Federal Prosecutors (DOJ) have asked for three more weeks to decide whether they will pursue the public corruption case against former Virginia Governor Robert F. McDonnell and his wife Maureen, saying in a court filing that Justice Department officials are still debating how to proceed.
The filing asks the U.S. Court of Appeals for the 4th Circuit to keep both cases on hold until Sept. 19 and says it will be the last request for any type of delay. It offers no indication of how Prosecutors may be leaning.
The U.S. Supreme Court earlier this summer unanimously overturned the former Governor’s corruption convictions and laid out a higher bar for charging public officials with such corruption crimes, but it did so in a way that left open the possibility McDonnell could be re-tried. The high court ruled unanimously that the instructions given to jurors in McDonnell’s case about what constituted an “official act” were flawed and said a lower court should consider whether the former Governor’s case could be brought under the new definition it laid out.
Federal Prosecutors then asked for time to weigh on their own whether they would continue to press such charges.
In addition to considering whether Prosecutors could win at a new trial, Justice Department Officials are likely debating whether the case should be brought again given the resources another trial would consume.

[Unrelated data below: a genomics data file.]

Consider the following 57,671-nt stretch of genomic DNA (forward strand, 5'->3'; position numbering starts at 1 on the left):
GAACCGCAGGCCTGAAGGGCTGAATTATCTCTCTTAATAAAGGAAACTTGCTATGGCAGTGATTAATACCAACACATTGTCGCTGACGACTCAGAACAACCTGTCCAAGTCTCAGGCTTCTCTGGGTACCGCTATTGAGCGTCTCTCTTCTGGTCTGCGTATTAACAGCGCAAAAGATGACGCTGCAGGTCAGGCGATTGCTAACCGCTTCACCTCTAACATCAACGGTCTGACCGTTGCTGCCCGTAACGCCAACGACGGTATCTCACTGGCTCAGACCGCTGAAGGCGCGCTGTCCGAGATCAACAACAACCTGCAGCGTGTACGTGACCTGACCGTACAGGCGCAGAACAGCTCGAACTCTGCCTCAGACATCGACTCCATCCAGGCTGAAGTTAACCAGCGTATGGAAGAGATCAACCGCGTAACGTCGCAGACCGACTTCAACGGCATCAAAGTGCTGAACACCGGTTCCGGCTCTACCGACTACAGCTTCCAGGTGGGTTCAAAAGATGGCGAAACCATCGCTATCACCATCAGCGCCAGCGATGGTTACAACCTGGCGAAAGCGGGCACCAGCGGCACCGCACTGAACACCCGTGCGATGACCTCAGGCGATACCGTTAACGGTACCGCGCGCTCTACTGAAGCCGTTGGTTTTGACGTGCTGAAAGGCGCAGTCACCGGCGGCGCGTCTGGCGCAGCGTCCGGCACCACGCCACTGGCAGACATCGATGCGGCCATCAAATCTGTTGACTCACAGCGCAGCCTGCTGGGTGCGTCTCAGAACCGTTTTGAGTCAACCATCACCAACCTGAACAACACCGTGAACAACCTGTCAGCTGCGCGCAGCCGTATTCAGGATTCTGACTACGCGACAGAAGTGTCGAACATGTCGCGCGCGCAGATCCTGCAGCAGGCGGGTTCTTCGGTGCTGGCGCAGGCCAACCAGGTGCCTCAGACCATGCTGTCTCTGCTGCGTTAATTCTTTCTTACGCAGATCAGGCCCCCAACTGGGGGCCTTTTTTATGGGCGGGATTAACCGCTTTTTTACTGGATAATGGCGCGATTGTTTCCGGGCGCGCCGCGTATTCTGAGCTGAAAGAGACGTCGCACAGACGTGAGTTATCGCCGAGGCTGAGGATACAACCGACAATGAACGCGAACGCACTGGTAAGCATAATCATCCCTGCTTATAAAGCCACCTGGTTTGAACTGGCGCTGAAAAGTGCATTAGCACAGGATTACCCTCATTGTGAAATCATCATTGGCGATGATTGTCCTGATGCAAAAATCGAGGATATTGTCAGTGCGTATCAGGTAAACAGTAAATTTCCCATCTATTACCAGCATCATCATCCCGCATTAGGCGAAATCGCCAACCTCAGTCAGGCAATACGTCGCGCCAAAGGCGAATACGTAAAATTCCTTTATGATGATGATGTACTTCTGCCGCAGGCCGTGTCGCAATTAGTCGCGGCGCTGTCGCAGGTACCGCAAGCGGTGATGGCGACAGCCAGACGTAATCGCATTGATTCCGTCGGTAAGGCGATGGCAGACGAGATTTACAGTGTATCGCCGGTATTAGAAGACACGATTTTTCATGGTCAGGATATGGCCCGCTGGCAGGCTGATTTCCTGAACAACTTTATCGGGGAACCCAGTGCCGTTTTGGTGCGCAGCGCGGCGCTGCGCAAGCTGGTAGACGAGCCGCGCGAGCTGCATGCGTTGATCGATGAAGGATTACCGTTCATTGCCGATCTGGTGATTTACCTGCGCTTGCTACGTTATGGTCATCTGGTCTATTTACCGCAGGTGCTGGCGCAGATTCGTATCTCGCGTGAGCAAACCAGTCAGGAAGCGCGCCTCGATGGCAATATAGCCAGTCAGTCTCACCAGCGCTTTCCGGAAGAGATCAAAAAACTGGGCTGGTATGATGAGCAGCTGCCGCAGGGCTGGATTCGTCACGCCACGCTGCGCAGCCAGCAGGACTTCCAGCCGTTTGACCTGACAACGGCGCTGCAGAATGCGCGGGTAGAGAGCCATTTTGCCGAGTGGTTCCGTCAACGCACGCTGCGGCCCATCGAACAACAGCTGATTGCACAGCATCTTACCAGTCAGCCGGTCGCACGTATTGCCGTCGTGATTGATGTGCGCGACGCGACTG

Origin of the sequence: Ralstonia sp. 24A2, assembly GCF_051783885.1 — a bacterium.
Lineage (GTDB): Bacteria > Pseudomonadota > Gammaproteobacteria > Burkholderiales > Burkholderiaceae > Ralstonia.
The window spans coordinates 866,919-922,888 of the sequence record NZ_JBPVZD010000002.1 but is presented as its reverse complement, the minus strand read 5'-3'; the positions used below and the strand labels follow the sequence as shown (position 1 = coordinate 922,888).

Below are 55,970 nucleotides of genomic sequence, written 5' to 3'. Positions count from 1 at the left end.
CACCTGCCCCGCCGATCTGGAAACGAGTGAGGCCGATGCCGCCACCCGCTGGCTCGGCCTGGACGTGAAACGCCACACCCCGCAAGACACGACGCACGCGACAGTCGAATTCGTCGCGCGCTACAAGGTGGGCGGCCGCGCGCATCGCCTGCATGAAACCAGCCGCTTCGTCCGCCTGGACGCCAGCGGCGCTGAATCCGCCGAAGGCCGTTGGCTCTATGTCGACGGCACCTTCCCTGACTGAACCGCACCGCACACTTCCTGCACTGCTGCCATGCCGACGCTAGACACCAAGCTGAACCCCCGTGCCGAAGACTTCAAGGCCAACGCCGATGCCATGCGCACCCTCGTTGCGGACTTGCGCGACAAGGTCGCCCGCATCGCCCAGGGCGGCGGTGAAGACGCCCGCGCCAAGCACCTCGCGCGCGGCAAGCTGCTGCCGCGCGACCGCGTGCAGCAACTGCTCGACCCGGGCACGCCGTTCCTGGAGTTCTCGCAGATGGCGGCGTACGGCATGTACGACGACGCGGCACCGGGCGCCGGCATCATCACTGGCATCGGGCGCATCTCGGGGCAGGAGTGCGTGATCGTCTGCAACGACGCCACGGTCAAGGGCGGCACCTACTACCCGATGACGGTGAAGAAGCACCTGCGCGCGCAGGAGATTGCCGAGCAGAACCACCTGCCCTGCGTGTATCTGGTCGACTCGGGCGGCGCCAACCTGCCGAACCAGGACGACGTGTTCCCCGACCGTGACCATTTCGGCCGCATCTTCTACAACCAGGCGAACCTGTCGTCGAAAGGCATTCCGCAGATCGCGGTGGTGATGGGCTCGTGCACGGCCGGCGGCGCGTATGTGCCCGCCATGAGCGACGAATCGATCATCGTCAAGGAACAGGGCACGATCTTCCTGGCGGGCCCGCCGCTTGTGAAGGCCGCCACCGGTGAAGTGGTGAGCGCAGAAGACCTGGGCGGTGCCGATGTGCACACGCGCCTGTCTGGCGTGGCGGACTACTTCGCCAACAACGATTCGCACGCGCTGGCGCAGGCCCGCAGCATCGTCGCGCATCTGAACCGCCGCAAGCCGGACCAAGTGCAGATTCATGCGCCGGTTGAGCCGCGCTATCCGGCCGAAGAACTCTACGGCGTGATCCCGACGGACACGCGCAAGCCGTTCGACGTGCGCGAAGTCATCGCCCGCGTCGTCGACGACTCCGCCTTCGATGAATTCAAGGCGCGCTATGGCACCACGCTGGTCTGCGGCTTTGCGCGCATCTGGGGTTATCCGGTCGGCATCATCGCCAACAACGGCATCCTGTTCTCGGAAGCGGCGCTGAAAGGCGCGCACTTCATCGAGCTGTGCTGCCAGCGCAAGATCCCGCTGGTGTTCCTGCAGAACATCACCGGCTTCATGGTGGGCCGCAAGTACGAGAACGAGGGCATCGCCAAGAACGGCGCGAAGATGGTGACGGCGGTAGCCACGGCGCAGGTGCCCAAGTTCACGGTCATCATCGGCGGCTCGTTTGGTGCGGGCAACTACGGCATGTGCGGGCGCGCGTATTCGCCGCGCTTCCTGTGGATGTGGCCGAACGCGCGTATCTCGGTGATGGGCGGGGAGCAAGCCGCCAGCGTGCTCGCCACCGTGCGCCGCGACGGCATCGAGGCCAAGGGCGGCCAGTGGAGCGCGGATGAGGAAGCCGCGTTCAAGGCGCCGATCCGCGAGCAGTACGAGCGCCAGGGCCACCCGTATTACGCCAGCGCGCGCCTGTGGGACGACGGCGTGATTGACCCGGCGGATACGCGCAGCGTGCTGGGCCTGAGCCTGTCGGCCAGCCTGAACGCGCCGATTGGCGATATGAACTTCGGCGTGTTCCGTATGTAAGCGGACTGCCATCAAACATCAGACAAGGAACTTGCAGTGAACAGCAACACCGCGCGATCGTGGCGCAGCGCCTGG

Prosecutors had previously sought and won a month to review the Supreme Court decision. This new request is also likely to be granted within a few days, given that McDonnell’s defense team has agreed to the motion.
The McDonnells were convicted of taking more than $175,000 in loans and gifts, a Rolex watch, fancy clothing, vacations, partial payments for a daughter’s wedding reception among them, in exchange for helping Richmond businessman Jonnie R. Williams Sr. advance a dietary supplement his company had developed. The McDonnells arranged to connect Williams with State Officials, allowed him to throw a luncheon at the Governor’s mansion to help launch the product and shape the guest list at a mansion reception meant for health-care leaders, jurors found. But the Supreme Court ruled that such behavior was merely constituent service.
While all the gift-taking looked “tawdry,” Chief Justice John Roberts wrote, “conscientious public officials arrange meetings for constituents, contact other officials on their behalf, and include them in events all the time.”
To bring a new case, the U.S. Attorney’s Office for the Eastern District of Virginia must convince the Federal Appeals Court that they can prove an illegal quid-pro-quo relationship between the McDonnells and Williams without that evidence.
Legal experts say Maureen McDonnell’s fate is tied to that of her husband. While the Supreme Court did not address her conviction, they were tried under the same jury instructions and her case is currently on hold. If he is tried again, she likely will be as well. If prosecutors drop the case against her husband, they will follow suit with her.
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